Six hours. Five hours and 59 seconds. Five hours and 58 seconds. The timer counts down as three boys start their mission to completely secure a computer in only six hours. Meet the Cyber Patriots, a team trained to repair and secure computer operating systems.
The Cyber Patriots, seniors Sam Kostroun and Jeremy Wong, along with junior Mark Sulimov are coached by computer teacher and technology coordinator Jana Branisa. She said that the team trains for competitions that require them to secure a computer- from creating strong passwords to changing the security holds- in only six hours.
“For the first round, we’re very happy with how we did,” Branisa said. “We got 100 out of 200 points in three hours, so we did really well.”
According to the Cyber Patriot website, the competition allows teams of high school and middle school students to work in the position of IT professionals in charge of managing the network of a small company. The teams are given virtual images that show operating systems where they must find cybersecurity vulnerabilities and harden the system, all while preserving the critical functions of the computer.
“It’s this huge area of computer science that’s growing like crazy,” Branisa said. “It’s very puzzle-solving oriented.”
The team has already competed in one round in November for an individual score that determines rank, and they are preparing for their next competition on Dec. 8 through 10, Branisa said.
“The first two rounds determine regional and state ranking, and then there’s four or five rounds that determine national ranking,” Branisa said.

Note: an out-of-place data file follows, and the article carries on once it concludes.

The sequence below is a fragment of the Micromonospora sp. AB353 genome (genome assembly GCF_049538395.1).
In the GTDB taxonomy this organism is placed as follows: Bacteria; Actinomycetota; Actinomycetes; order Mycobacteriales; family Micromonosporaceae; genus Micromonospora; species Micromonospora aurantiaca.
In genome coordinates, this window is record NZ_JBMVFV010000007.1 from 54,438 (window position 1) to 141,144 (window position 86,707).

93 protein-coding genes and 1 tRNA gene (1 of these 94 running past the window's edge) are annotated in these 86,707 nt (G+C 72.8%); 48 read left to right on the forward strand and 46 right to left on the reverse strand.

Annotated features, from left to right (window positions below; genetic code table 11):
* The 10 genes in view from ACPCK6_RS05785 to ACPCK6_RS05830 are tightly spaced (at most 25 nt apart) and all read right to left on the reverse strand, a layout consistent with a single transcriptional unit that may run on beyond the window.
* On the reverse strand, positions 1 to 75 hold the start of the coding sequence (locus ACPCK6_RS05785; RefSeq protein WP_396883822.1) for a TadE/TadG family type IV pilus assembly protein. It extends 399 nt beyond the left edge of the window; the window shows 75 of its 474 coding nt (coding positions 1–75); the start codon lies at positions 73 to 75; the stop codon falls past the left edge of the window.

To participate, Branisa said that the team must have in-depth knowledge of how computers function and should know the ins and outs of the software. However, the coding experience that they need is very limited.
“Coding is not computer science,” Branisa said. “We need to understand enough about how computers work to know where to go.”
Since the Cyber Patriots are still in their first year, they decided to keep the team small, however in the future, they would love to have more students join. Schools can have more than one team, but there is a maximum of six people per team, Branisa said.
“For us, this is very preliminary, but for other schools it’s been six or seven years,” Sulimov said.
The team first got together in October and ended up missing the demo round, Sulimov said. Since then, the team has prepared for their first competition and are currently practicing for their second round.
Although the Cyber Patriots only meet outside of school every couple of weeks, Kostroun said, they function as a team and work well together.
“They are real team players,” Branisa said. “They help each other, and they are going into this with a very adventurous spirit.”
All in all, Kostroun said that he is excited for how the team will do this year and next. He said he knows Sulimov would love to continue the club and expand.
“It’s a digital explosion,” Branisa said. “And this is trying to teach us to become more informed citizens.”